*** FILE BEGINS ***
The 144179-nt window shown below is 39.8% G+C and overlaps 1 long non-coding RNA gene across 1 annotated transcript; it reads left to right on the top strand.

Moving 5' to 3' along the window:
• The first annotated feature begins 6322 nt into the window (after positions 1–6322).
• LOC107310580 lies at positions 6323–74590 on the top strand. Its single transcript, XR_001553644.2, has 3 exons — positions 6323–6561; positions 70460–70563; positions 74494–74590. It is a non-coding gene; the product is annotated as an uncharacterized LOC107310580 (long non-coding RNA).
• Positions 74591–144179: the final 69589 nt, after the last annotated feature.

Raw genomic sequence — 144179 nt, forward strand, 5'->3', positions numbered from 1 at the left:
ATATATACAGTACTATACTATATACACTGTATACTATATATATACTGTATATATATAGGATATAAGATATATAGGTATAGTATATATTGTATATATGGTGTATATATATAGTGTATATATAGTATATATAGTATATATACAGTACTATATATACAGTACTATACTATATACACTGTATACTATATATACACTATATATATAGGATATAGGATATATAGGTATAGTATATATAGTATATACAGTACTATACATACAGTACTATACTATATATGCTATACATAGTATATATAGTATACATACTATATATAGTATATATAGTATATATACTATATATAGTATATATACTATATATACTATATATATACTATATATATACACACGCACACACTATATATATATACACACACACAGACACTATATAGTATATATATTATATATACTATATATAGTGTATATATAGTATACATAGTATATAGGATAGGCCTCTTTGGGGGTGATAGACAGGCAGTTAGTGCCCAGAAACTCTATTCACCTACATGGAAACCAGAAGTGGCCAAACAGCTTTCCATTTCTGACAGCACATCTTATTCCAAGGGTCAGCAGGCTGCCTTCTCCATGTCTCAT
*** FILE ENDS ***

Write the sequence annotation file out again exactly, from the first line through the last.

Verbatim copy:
The 144179-nt window shown below is 39.8% G+C and overlaps 1 long non-coding RNA gene across 1 annotated transcript; it reads left to right on the top strand.

Moving 5' to 3' along the window:
• The first annotated feature begins 6322 nt into the window (after positions 1–6322).
• LOC107310580 lies at positions 6323–74590 on the top strand. Its single transcript, XR_001553644.2, has 3 exons — positions 6323–6561; positions 70460–70563; positions 74494–74590. It is a non-coding gene; the product is annotated as an uncharacterized LOC107310580 (long non-coding RNA).
• Positions 74591–144179: the final 69589 nt, after the last annotated feature.

Raw genomic sequence — 144179 nt, forward strand, 5'->3', positions numbered from 1 at the left:
ATATATACAGTACTATACTATATACACTGTATACTATATATATACTGTATATATATAGGATATAAGATATATAGGTATAGTATATATTGTATATATGGTGTATATATATAGTGTATATATAGTATATATAGTATATATACAGTACTATATATACAGTACTATACTATATACACTGTATACTATATATACACTATATATATAGGATATAGGATATATAGGTATAGTATATATAGTATATACAGTACTATACATACAGTACTATACTATATATGCTATACATAGTATATATAGTATACATACTATATATAGTATATATAGTATATATACTATATATAGTATATATACTATATATACTATATATATACTATATATATACACACGCACACACTATATATATATACACACACACAGACACTATATAGTATATATATTATATATACTATATATAGTGTATATATAGTATACATAGTATATAGGATAGGCCTCTTTGGGGGTGATAGACAGGCAGTTAGTGCCCAGAAACTCTATTCACCTACATGGAAACCAGAAGTGGCCAAACAGCTTTCCATTTCTGACAGCACATCTTATTCCAAGGGTCAGCAGGCTGCCTTCTCCATGTCTCAT